Berlin — Global climate negotiators had little specific progress to report at talks intended to prepare for this year’s COP28 U.N. climate conference in Dubai, which it is hoped will get governments to embrace more ambitious steps to limit global warming to 1.5 degrees Celsius (2.7 Fahrenheit).
U.N. Secretary-General Antonio Guterres said on Thursday that countries must start phasing out oil, coal and gas – not just emissions – and demanded that fossil fuel companies “cease and desist” measures that aim to hobble progress on the issue.
Some Western governments and climate-afflicted island nations agree, but the oil-producing United Arab Emirates, host of COP28, says the talks should focus on phasing out emissions. Nevertheless, the UAE’s incoming COP28 president said last week the phasedown of the fuels themselves was inevitable.
The United Nations climate change body said the Bonn talks closed on Thursday with progress on the issues of financing measures to mitigate climate change; the question of liability for the loss and damage it has caused; and funding for measures to adapt to its effects. But it did not specify what had been decided.
The meeting is seen as a mid-way check-in to prepare decisions for adoption at COP28, which begins on Nov. 30.
The landmark 2015 Paris climate agreement set a 1.5C increase in the global surface temperature as a limit for averting the most catastrophic effects of global warming in the industrial era – a threshold already close to being crossed.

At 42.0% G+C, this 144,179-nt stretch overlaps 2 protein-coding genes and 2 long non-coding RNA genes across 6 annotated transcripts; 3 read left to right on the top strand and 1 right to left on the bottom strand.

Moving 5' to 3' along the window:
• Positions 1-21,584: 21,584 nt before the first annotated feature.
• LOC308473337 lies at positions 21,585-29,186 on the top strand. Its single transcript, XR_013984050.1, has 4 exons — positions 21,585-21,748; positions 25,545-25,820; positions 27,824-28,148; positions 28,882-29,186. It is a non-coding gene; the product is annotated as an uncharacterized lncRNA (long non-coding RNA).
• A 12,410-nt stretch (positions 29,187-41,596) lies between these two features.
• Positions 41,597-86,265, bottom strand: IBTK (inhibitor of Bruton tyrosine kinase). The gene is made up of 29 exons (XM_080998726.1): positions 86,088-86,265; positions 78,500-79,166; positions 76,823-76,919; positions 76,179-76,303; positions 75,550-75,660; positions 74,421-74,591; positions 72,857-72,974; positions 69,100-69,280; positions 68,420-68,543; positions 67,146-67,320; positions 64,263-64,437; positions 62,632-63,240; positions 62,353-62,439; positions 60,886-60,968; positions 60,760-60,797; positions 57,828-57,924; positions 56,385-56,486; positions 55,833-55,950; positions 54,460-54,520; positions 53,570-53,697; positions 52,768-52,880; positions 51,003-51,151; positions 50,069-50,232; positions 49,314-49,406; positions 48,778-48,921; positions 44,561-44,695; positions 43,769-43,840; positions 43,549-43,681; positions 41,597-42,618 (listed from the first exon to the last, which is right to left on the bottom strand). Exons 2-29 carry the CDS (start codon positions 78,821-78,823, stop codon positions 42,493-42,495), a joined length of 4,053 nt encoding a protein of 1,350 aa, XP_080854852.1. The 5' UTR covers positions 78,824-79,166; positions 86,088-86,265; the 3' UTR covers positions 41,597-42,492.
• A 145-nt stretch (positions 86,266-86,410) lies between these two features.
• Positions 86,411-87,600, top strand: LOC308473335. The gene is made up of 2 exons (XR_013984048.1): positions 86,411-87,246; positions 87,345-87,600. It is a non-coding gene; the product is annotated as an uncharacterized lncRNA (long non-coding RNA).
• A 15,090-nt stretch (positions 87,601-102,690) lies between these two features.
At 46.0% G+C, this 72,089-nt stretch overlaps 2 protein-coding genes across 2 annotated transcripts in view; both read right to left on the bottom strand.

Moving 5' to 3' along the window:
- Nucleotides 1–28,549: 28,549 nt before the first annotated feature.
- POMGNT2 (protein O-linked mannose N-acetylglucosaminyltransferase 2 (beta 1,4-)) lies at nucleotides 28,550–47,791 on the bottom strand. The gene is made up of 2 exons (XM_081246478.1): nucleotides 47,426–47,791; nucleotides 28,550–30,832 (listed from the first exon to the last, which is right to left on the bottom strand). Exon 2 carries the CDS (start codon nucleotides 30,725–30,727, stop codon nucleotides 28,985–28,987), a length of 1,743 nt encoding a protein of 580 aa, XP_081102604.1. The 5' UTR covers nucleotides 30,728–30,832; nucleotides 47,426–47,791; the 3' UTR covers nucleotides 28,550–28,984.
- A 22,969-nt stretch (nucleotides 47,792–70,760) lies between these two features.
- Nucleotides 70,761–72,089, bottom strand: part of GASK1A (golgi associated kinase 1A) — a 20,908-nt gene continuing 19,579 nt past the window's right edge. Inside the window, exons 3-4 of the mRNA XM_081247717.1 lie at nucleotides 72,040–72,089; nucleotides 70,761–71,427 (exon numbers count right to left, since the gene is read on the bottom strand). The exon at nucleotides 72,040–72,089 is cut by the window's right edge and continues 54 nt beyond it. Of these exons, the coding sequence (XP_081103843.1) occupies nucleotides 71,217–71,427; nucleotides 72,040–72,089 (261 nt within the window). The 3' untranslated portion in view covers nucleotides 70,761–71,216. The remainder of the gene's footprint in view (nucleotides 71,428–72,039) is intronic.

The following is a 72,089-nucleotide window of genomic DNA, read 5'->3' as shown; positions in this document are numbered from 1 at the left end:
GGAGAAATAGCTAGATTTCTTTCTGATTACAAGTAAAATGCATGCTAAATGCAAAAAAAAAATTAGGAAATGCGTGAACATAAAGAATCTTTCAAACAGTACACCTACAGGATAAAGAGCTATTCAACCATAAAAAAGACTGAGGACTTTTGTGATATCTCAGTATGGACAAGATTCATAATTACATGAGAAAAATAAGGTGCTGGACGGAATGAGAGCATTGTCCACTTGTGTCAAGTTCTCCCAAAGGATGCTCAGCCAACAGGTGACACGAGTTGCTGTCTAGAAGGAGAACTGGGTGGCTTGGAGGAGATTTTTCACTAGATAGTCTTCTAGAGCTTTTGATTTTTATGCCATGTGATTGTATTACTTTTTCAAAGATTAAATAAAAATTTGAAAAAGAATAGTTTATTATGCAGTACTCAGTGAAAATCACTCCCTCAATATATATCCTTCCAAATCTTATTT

The U.N. Framework Convention on Climate Change (UNFCCC) said delegates in Bonn had laid the groundwork for more ambitious action.
“From what I have seen and heard, there are bridges that can be built to realise the common ground we know exists,” UNFCCC Executive Secretary Simon Stiell said late on Thursday.
But activists accused the U.S., Britain and the European Union of trying to divert discussions away from their legal accountability for climate change.
And they said rich industrialised countries were pushing developing countries to commit to measures such as expanding renewable sources of power without taking into account their inability to pay for them.
The UNFCCC said climate finance was among the topics heavily discussed in Bonn.
Environmentalists did, however, welcome new UNFCCC requirements for participants in the U.N. process to disclose their affiliation, a step aimed at curbing the influence of fossil fuel industry lobbyists.
Reporting by Riham Alkousaa; Editing by Kevin Liffey – Reuters
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